Holland has dealt with land 10+ feet below sea level...with 19th-century technology, no less. Do you really believe that, with 22nd century tech, a 6-inch rise is going to be a serious issue?

Sea level has been rising consistently since the end of the last ice age, some 7,000 years or more. It's an issue we have to deal with regardless....and its not a catastrophe by any stretch.


RE: Y2k Oh my
By Michael01x on 4/14/2008 11:41:15 AM , Rating: 2
The problem here is that the IPCC estimates for sea level rise do not account for a large degree of glacial melt caused by meltwater at the glacial base. These were not included, because the subject is still under a large degree of scientific investigation, and the confidence in related estimates was insufficient for its inclusion in the IPCC reports.

In other words, the IPCC estimates for expected sea level rise based on glacial melt are extremely conservative at this point in time.


RE: Y2k Oh my
By Andy35W on 4/16/2008 2:27:22 AM , Rating: 2
>The problem here is that the IPCC estimates for sea level rise do not account for a large degree of glacial melt caused by meltwater at the glacial base. These were not included, because the subject is still under a large degree of scientific investigation, and the confidence in related estimates was insufficient for its inclusion in the IPCC reports.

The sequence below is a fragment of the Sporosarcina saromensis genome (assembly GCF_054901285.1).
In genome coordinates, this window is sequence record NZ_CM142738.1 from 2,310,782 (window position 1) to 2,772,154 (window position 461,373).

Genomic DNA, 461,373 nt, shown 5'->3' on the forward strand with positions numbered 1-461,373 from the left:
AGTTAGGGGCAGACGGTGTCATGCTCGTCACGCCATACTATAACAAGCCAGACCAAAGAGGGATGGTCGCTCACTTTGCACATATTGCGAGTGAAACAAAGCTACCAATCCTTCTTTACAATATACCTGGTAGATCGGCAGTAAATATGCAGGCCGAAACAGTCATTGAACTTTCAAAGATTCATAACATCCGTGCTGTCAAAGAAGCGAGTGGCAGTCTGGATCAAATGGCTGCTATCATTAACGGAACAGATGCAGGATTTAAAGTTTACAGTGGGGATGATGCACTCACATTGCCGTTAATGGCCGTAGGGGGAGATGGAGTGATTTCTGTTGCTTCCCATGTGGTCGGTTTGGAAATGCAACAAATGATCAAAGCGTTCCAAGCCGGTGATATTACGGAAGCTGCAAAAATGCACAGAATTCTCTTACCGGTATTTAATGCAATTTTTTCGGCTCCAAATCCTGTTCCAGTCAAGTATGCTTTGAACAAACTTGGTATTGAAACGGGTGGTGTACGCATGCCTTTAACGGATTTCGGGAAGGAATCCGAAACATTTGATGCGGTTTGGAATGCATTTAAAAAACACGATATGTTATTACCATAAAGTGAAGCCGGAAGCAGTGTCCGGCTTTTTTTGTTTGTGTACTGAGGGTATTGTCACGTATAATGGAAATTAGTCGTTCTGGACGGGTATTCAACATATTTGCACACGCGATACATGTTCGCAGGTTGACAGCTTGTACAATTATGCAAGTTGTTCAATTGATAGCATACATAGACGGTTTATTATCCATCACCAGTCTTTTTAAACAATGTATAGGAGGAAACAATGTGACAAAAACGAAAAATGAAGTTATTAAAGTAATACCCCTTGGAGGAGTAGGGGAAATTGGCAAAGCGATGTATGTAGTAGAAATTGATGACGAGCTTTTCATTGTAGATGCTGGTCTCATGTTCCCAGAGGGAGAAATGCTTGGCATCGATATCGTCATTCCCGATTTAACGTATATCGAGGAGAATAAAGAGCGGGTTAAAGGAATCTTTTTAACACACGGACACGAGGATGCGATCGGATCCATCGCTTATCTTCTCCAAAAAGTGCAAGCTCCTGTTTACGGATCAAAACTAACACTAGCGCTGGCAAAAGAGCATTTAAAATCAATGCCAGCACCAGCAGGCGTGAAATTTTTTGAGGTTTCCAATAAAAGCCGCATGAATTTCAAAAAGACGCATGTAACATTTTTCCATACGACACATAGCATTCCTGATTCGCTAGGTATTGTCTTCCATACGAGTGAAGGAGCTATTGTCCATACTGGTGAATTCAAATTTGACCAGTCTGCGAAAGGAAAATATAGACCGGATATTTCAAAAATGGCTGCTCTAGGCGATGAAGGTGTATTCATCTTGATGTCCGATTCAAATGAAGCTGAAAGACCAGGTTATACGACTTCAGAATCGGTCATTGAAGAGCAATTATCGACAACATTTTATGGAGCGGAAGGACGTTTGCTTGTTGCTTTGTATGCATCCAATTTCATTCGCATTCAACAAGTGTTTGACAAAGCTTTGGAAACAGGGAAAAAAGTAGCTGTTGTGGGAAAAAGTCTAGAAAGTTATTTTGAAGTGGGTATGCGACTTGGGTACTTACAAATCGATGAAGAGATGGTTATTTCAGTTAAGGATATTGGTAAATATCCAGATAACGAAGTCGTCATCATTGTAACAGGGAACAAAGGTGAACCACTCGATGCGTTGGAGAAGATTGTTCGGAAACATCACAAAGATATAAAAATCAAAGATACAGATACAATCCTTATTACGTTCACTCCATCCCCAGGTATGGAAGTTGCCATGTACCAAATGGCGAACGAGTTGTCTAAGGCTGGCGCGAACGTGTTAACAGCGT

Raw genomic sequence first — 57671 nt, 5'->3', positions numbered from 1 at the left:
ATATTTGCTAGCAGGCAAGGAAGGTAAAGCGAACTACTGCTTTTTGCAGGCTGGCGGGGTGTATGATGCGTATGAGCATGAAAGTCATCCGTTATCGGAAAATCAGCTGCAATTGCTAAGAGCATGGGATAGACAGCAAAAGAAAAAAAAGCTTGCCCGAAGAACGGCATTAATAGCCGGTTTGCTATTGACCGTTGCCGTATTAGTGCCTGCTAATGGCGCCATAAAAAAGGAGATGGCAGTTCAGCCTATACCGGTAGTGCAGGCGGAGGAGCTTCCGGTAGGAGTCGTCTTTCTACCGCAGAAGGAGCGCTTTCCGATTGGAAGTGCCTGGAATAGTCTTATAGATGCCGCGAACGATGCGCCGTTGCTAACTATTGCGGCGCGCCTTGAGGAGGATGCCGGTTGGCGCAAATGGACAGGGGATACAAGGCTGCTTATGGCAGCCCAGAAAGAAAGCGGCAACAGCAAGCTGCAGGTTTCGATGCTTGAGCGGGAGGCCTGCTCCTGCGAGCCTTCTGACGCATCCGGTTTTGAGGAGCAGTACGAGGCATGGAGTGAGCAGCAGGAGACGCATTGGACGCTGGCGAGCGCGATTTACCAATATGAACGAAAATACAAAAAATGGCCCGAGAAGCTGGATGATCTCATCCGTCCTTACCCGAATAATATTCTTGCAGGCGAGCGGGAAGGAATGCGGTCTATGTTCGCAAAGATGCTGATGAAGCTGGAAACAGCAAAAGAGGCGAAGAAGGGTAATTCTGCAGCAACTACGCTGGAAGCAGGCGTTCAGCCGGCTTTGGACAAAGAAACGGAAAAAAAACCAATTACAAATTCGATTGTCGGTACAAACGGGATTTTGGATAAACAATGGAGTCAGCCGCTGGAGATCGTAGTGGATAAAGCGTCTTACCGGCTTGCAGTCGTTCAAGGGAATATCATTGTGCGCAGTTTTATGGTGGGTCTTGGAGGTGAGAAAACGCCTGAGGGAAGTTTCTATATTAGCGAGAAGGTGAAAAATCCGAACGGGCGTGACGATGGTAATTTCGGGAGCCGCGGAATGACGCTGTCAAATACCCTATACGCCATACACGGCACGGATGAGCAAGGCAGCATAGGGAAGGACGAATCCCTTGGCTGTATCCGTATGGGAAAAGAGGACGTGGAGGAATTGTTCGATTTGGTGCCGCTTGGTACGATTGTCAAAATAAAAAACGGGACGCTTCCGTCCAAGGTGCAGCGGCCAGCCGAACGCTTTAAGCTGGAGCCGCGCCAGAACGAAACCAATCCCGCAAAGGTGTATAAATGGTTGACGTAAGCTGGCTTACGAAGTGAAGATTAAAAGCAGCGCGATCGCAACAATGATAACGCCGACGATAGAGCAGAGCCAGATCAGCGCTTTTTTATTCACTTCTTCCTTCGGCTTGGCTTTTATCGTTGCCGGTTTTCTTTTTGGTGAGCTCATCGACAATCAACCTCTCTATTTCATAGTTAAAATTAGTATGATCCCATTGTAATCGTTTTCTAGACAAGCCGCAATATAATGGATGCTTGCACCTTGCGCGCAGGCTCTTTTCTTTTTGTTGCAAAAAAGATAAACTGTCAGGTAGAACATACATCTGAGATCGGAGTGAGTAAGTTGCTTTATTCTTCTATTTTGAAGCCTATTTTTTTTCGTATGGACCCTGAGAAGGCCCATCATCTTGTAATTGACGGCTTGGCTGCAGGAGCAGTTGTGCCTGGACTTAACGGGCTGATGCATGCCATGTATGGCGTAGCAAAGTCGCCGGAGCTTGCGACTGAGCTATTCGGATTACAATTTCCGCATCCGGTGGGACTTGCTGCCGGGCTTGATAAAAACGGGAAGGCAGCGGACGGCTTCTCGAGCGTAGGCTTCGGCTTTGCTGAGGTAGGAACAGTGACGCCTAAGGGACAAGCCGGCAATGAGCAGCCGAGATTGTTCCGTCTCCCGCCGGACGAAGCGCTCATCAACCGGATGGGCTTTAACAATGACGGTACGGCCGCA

In other words, the IPCC estimates for expected sea level rise based on glacial melt are extremely conservative at this point in time.


Yes, as this latest report seems to confirm

http://news.bbc.co.uk/2/hi/science/nature/7349236....


RE: Y2k Oh my
By porkpie on 4/16/2008 10:05:22 AM , Rating: 2
quote:
Yes, as this latest report seems to confirm
Thats not a report and it doesn't "confirm" anything. It's just yet another computer model.

The actual data shows sea level rise is still going up at the same slow rate it has for thousands of years.


RE: Y2k Oh my
By Andy35W on 4/17/2008 2:12:03 AM , Rating: 2
quote:
Thats not a report and it doesn't "confirm" anything. It's just yet another computer model.The actual data shows sea level rise is still going up at the same slow rate it has for thousands of years.


There is no data for the future, unless you have a time machine, so your point on current data is not relevant. It is a forecast and the forecast is that current estimates on the rise are probably too low.


RE: Y2k Oh my
By Earl E on 4/14/2008 11:44:51 AM , Rating: 1
The Wilkins Ice Shelf is a broad plate of permanent floating ice on the southwest Antarctic Peninsula, about 1,000 miles south of South America. In the past 50 years, the western Antarctic Peninsula has experienced the biggest temperature increase on Earth, rising by 0.5 degree Celsius (0.9 degree Fahrenheit) per decade.